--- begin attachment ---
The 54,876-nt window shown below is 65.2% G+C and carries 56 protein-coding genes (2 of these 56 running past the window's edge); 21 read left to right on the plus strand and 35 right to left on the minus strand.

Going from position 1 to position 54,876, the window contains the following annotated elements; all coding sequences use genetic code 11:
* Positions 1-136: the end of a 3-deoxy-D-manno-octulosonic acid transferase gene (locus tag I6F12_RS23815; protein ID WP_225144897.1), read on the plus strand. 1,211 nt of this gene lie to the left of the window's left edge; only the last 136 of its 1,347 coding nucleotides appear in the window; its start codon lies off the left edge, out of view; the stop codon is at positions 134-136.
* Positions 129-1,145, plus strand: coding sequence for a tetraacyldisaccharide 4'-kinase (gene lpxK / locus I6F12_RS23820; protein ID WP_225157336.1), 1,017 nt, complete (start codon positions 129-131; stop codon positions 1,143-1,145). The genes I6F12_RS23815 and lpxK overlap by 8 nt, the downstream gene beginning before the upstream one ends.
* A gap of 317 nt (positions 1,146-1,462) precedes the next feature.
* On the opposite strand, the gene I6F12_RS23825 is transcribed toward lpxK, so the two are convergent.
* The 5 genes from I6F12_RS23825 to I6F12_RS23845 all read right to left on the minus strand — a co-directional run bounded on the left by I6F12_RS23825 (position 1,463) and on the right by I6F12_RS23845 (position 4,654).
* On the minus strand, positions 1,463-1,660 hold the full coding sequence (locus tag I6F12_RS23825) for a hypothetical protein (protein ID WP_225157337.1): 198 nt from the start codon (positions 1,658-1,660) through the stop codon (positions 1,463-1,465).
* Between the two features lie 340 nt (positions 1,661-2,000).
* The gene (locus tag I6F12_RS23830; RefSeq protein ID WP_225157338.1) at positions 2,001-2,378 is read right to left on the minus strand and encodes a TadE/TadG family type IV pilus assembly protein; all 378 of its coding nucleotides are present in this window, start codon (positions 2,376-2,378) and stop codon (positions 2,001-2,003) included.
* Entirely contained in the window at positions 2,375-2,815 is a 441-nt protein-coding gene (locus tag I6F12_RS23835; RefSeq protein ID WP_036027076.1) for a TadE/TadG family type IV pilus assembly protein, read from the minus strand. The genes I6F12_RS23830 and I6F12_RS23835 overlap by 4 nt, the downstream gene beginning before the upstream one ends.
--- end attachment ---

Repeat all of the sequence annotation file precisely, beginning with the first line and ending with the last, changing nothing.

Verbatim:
The 54,876-nt window shown below is 65.2% G+C and carries 56 protein-coding genes (2 of these 56 running past the window's edge); 21 read left to right on the plus strand and 35 right to left on the minus strand.

Going from position 1 to position 54,876, the window contains the following annotated elements; all coding sequences use genetic code 11:
* Positions 1-136: the end of a 3-deoxy-D-manno-octulosonic acid transferase gene (locus tag I6F12_RS23815; protein ID WP_225144897.1), read on the plus strand. 1,211 nt of this gene lie to the left of the window's left edge; only the last 136 of its 1,347 coding nucleotides appear in the window; its start codon lies off the left edge, out of view; the stop codon is at positions 134-136.
* Positions 129-1,145, plus strand: coding sequence for a tetraacyldisaccharide 4'-kinase (gene lpxK / locus I6F12_RS23820; protein ID WP_225157336.1), 1,017 nt, complete (start codon positions 129-131; stop codon positions 1,143-1,145). The genes I6F12_RS23815 and lpxK overlap by 8 nt, the downstream gene beginning before the upstream one ends.
* A gap of 317 nt (positions 1,146-1,462) precedes the next feature.
* On the opposite strand, the gene I6F12_RS23825 is transcribed toward lpxK, so the two are convergent.
* The 5 genes from I6F12_RS23825 to I6F12_RS23845 all read right to left on the minus strand — a co-directional run bounded on the left by I6F12_RS23825 (position 1,463) and on the right by I6F12_RS23845 (position 4,654).
* On the minus strand, positions 1,463-1,660 hold the full coding sequence (locus tag I6F12_RS23825) for a hypothetical protein (protein ID WP_225157337.1): 198 nt from the start codon (positions 1,658-1,660) through the stop codon (positions 1,463-1,465).
* Between the two features lie 340 nt (positions 1,661-2,000).
* The gene (locus tag I6F12_RS23830; RefSeq protein ID WP_225157338.1) at positions 2,001-2,378 is read right to left on the minus strand and encodes a TadE/TadG family type IV pilus assembly protein; all 378 of its coding nucleotides are present in this window, start codon (positions 2,376-2,378) and stop codon (positions 2,001-2,003) included.
* Entirely contained in the window at positions 2,375-2,815 is a 441-nt protein-coding gene (locus tag I6F12_RS23835; RefSeq protein ID WP_036027076.1) for a TadE/TadG family type IV pilus assembly protein, read from the minus strand. The genes I6F12_RS23830 and I6F12_RS23835 overlap by 4 nt, the downstream gene beginning before the upstream one ends.